The Peking Acrobats
The Body as Theater
by Jeff Kuo
January 24, 2004 -- The Richard and Karen Carpenter Performing Arts Center, California State University, Long Beach, California
To Chinese melodies and the yells of authentic sounding martial slogans, the Peking Acrobats opened unpromisingly. The men's costumes looked like last year's martial arts club cast offs and the women were sporting what looked like Cultural Revolution era bobs and costumed in moderately hideous faux-tights w/ inexplicable faux fur wraps and demi-capes. But soon matters improved as the men got busy breaking stacks of bricks with their heads; or, in turn having bricks smashed to dust on their heads with a sledgehammer. And, for each of the pleasing scenes of smashing and breaking, there was an equally pleasing artistic balance of the girls busy not breaking things to smithereens as they twirled vases and balanced bowls in a variety of boneless poses.
One of my favorite sections was "Foot Juggling" where three young women lay on specially prepared benches and juggled suitcase sized porcelain vases on their feet. They rolled the vases on their long axes, then their short axes. Then they twirled them around before tossing them from girl to girl. Soon, the vases were gone, replaced by wooden tables. One must be a really bad mood not to at least smile a little at the sight of tables being foot juggled between three girls in pink pajamas.
But the Peking Acrobats didn't just show superhuman feats of virtuoso balance and coordination. In their aesthetic, the human body is itself a kind of theater. In a feat of mind over matter, two men place a spear with a blade at each end between them with the spear tips against their windpipes. Straining mightily, they press their necks against the spear tips with such tension that the spear bends from the force. Another man wraps an iron rod the thickness of my finger around his neck. Then unwinds it.
The women are not to be outdone. In "Contortionist," lithe, young women balancing on their hands curl themselves so far backwards as to be able to touch the top of their heads with the soles of their feet. They stack themselves up one girl atop another, each curled backwards so their shins frame their faces. Pardon me for seeing too much in their choreography but I thought I could detect a vaguely Sapphic subtext to some of their group assemblies.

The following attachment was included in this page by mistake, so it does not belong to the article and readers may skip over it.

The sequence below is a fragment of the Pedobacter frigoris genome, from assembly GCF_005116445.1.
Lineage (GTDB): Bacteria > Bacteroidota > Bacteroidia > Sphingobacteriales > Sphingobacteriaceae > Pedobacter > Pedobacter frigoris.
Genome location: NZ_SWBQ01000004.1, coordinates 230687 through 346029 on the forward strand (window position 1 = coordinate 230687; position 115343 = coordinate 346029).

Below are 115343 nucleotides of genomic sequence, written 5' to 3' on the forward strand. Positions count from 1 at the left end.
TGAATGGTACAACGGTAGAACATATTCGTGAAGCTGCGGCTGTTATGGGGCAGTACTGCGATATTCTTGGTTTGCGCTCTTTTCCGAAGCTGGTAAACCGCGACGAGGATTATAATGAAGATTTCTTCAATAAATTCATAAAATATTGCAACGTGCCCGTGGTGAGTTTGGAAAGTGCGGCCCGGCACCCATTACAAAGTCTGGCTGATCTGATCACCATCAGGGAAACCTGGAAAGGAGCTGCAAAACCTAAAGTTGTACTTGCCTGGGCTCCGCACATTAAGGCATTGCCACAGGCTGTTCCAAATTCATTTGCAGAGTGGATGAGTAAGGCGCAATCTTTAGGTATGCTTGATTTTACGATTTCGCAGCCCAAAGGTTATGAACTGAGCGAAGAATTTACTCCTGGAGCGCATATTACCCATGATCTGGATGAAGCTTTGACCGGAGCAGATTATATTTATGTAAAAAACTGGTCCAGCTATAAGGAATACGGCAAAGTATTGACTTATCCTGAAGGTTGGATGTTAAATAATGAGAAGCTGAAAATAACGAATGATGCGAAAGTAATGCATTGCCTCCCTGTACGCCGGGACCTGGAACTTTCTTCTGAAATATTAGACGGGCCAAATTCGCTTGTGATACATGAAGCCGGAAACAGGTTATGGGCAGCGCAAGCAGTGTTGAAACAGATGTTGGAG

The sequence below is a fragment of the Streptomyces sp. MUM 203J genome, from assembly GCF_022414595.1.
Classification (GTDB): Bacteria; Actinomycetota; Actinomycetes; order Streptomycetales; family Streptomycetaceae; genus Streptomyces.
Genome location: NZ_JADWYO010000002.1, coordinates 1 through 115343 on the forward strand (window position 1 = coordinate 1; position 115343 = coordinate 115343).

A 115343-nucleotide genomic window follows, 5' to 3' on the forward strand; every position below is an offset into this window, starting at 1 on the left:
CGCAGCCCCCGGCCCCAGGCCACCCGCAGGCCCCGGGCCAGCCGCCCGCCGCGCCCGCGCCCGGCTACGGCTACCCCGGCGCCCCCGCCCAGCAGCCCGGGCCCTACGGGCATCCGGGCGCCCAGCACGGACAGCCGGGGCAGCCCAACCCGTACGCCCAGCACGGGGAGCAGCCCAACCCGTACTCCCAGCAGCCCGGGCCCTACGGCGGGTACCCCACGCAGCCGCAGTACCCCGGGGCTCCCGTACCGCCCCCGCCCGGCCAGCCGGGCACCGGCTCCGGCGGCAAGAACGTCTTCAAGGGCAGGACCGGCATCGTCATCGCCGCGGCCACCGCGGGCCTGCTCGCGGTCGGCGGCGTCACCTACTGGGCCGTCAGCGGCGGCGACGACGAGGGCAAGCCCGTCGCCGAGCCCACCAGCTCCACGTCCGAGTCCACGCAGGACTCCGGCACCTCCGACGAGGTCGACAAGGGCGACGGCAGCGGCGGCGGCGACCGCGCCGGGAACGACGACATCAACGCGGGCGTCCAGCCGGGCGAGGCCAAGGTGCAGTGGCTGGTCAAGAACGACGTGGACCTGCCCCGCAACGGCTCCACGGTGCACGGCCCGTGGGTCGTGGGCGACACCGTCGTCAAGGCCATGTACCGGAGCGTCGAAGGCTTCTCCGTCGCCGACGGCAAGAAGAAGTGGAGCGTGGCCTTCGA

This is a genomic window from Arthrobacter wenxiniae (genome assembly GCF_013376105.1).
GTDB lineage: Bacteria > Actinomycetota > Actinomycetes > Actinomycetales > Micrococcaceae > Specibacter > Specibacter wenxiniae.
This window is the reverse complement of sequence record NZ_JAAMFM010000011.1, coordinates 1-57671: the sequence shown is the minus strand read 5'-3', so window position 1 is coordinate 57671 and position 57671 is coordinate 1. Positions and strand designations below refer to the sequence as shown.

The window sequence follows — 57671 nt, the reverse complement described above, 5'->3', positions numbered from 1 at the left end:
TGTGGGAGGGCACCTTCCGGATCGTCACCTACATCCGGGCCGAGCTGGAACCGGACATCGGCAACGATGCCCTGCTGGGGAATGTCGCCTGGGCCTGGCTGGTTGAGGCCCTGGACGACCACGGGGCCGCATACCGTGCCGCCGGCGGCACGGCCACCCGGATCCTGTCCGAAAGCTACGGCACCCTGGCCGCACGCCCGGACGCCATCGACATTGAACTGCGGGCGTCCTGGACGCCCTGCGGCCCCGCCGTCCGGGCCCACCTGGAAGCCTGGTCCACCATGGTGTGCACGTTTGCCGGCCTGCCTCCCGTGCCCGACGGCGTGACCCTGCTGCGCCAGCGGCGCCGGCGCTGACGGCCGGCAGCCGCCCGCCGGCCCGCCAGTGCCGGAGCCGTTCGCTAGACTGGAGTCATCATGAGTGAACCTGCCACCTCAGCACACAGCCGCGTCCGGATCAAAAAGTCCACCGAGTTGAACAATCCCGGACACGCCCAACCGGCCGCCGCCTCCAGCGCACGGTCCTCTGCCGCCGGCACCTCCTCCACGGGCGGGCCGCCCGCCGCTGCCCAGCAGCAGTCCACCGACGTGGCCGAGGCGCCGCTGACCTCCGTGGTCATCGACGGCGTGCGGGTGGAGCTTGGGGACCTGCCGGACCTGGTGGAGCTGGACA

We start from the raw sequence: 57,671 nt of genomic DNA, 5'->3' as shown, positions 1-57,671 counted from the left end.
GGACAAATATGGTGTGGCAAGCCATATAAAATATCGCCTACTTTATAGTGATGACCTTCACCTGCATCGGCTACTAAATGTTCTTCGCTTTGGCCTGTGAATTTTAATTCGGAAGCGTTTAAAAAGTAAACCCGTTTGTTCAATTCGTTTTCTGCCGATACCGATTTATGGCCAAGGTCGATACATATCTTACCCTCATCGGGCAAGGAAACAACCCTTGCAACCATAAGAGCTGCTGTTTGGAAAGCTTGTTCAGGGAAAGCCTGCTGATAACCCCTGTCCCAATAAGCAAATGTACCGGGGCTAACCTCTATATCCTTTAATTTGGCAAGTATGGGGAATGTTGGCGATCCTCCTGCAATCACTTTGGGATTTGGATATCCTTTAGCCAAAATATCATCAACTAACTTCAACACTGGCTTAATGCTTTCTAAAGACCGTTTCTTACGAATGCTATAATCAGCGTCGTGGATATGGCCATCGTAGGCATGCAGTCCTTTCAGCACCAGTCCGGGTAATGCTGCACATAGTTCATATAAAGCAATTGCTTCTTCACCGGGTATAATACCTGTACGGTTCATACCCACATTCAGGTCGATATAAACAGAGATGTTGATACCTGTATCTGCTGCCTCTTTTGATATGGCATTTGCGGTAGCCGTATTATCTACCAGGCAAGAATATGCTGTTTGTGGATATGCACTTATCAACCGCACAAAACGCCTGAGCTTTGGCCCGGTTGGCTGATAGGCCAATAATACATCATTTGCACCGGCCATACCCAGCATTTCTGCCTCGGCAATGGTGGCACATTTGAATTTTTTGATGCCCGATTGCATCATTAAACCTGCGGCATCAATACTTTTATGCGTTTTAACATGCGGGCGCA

Though the theater of the Peking Acrobats is essentially closer to sports than to dance, there is a theatricality that is unmistakable. It is in fact perhaps theater stripped to its most basic form: the choreographic equivalent of repetition, addition, and accumulation of smaller units into larger ones. In "Bowl Balancing," for instance, the girl begins with a single wine glass perched on her nose. She soon adds a platform and 4 more wine glasses. Then another platform and 4 candles ... then more glasses, and... when you thought she must be done, another platform and now 8 more candles … and so forth. In sports, physical accomplishment emphasizes efficiency and quantity -- results rather than form. But Bowl Balancing Girl didn't just straight off balance about crate's worth of candles on her nose, she built up to it and made the audience hold its collective breath each time she added to the stack of breakables on her nose.
In "Pagoda of Chairs," a man places a chair atop 4 champagne bottles. He stacks another chair on top, then another. And, another ... and another. 5 chairs later and about 30 feet off the ground, the audience is gasping for breath as he balances upside down on his hands, his feet just about touching the top of the proscenium. Just counting the bowls and chairs of Bowl Balancing Girl and Pagoda Chair Guy doesn't quite convey the breath holding experience. As one of my audience neighbors quipped -- it's something like watching the Indy 500, waiting for a car wreck.
In the 21st century world where young Asians seem to be increasingly drawn to rap music and import car culture, there is something oddly reassuring about the quaint theatricality of the Peking Acrobats. Is it the oddly grating quality of the traditional Chinese music accompaniment? Or, the strict segregation of acts by gender (the women alternate appearances with the men -- rarely do both sexes appear together), or the hopelessly anachronistic costumes?
Or, is there perhaps something reassuringly reminiscent of minstrelsy? One would have to be acquainted with the history of the Chinese circus to make even a simple guess, but I can't help wonder what prompted the development of these prodigies of the body with its mastery of the materiel of the proletariat -- its balancing of bowls, plates, chairs, and each other -- rather than the more exalted materials such as aristocratic carbon steel swords, silk ribbons, or genteel ivory or jade, etc. What about the mastery of the more elevated environs such as the European trapeze artist and wire walker's conquest of the air. In North America, minstrelsy was entertainment that propagated the myth of the lazy, guileful, happy Negro (Mr. Bones, Mr. Tambo, etc). If the Chinese circus was court entertainment, what sort of myth about the Chinese third estate did it propagate?
Program Notes did not name the performers individually. It did list Company
Director as Mr. Ken Hai, Group Leader as Mr. Peng L. Jie, Technical Consultant
as Ms. Li Ying, Stage Manager as Mr. Chu Chin, and Orchestra Director
as Mr. Huang Li Jian.
Edited by Editor.